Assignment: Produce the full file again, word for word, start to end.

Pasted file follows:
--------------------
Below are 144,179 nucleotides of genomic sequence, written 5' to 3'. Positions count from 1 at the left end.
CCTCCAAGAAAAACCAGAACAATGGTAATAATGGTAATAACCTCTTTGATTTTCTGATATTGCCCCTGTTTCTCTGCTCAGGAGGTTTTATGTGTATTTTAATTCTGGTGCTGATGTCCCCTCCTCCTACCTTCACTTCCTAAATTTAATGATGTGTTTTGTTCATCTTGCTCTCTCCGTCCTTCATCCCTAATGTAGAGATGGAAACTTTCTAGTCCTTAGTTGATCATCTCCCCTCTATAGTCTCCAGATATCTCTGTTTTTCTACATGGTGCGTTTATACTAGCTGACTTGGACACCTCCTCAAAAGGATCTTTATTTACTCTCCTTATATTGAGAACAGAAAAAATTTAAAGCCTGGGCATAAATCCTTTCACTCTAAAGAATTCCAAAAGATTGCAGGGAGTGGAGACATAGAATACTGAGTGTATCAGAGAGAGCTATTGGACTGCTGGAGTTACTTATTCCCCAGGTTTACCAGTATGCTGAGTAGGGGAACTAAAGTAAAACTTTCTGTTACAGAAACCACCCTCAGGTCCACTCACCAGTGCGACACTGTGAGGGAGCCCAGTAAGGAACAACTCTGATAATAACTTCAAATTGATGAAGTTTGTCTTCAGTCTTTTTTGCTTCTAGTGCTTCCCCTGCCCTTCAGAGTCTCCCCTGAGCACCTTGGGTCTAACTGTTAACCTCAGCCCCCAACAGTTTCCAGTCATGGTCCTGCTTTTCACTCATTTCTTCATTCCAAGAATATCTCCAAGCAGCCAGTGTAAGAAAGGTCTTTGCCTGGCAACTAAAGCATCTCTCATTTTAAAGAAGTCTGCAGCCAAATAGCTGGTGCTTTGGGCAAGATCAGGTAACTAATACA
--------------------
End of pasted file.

Below are 144,179 nucleotides of genomic sequence, written 5' to 3'. Positions count from 1 at the left end.
CCTCCAAGAAAAACCAGAACAATGGTAATAATGGTAATAACCTCTTTGATTTTCTGATATTGCCCCTGTTTCTCTGCTCAGGAGGTTTTATGTGTATTTTAATTCTGGTGCTGATGTCCCCTCCTCCTACCTTCACTTCCTAAATTTAATGATGTGTTTTGTTCATCTTGCTCTCTCCGTCCTTCATCCCTAATGTAGAGATGGAAACTTTCTAGTCCTTAGTTGATCATCTCCCCTCTATAGTCTCCAGATATCTCTGTTTTTCTACATGGTGCGTTTATACTAGCTGACTTGGACACCTCCTCAAAAGGATCTTTATTTACTCTCCTTATATTGAGAACAGAAAAAATTTAAAGCCTGGGCATAAATCCTTTCACTCTAAAGAATTCCAAAAGATTGCAGGGAGTGGAGACATAGAATACTGAGTGTATCAGAGAGAGCTATTGGACTGCTGGAGTTACTTATTCCCCAGGTTTACCAGTATGCTGAGTAGGGGAACTAAAGTAAAACTTTCTGTTACAGAAACCACCCTCAGGTCCACTCACCAGTGCGACACTGTGAGGGAGCCCAGTAAGGAACAACTCTGATAATAACTTCAAATTGATGAAGTTTGTCTTCAGTCTTTTTTGCTTCTAGTGCTTCCCCTGCCCTTCAGAGTCTCCCCTGAGCACCTTGGGTCTAACTGTTAACCTCAGCCCCCAACAGTTTCCAGTCATGGTCCTGCTTTTCACTCATTTCTTCATTCCAAGAATATCTCCAAGCAGCCAGTGTAAGAAAGGTCTTTGCCTGGCAACTAAAGCATCTCTCATTTTAAAGAAGTCTGCAGCCAAATAGCTGGTGCTTTGGGCAAGATCAGGTAACTAATACA